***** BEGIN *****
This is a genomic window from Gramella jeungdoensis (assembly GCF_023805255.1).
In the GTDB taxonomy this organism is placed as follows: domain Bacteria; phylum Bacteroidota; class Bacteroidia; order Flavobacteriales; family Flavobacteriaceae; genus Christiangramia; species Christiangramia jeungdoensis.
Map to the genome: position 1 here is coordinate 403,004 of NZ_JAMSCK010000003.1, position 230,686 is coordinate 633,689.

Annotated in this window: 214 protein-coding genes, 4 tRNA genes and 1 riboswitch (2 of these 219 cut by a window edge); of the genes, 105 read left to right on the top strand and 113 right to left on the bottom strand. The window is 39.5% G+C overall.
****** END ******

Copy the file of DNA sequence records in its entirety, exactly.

This is a genomic window from Gramella jeungdoensis (assembly GCF_023805255.1).
In the GTDB taxonomy this organism is placed as follows: domain Bacteria; phylum Bacteroidota; class Bacteroidia; order Flavobacteriales; family Flavobacteriaceae; genus Christiangramia; species Christiangramia jeungdoensis.
Map to the genome: position 1 here is coordinate 403,004 of NZ_JAMSCK010000003.1, position 230,686 is coordinate 633,689.

Annotated in this window: 214 protein-coding genes, 4 tRNA genes and 1 riboswitch (2 of these 219 cut by a window edge); of the genes, 105 read left to right on the top strand and 113 right to left on the bottom strand. The window is 39.5% G+C overall.